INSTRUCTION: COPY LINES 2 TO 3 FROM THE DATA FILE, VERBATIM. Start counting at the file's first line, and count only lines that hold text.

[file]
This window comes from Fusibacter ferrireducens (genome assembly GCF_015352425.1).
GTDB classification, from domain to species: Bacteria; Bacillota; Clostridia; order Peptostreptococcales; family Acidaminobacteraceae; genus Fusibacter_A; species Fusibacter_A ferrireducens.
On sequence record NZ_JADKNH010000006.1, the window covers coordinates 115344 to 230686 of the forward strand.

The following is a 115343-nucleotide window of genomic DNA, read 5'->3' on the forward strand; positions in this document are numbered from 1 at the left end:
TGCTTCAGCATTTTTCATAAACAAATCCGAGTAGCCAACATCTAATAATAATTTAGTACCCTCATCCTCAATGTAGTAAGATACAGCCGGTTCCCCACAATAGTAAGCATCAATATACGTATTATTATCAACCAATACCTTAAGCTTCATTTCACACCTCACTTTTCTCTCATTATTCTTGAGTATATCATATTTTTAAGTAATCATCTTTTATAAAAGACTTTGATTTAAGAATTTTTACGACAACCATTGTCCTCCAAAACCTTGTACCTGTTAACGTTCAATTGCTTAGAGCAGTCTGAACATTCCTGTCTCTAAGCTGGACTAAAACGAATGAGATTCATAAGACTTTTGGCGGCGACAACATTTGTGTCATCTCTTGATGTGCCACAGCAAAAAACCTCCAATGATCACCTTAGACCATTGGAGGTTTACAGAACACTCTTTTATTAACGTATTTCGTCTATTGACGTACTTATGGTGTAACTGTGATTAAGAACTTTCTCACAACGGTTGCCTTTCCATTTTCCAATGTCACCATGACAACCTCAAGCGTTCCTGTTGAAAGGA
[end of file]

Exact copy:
GTDB classification, from domain to species: Bacteria; Bacillota; Clostridia; order Peptostreptococcales; family Acidaminobacteraceae; genus Fusibacter_A; species Fusibacter_A ferrireducens.
On sequence record NZ_JADKNH010000006.1, the window covers coordinates 115344 to 230686 of the forward strand.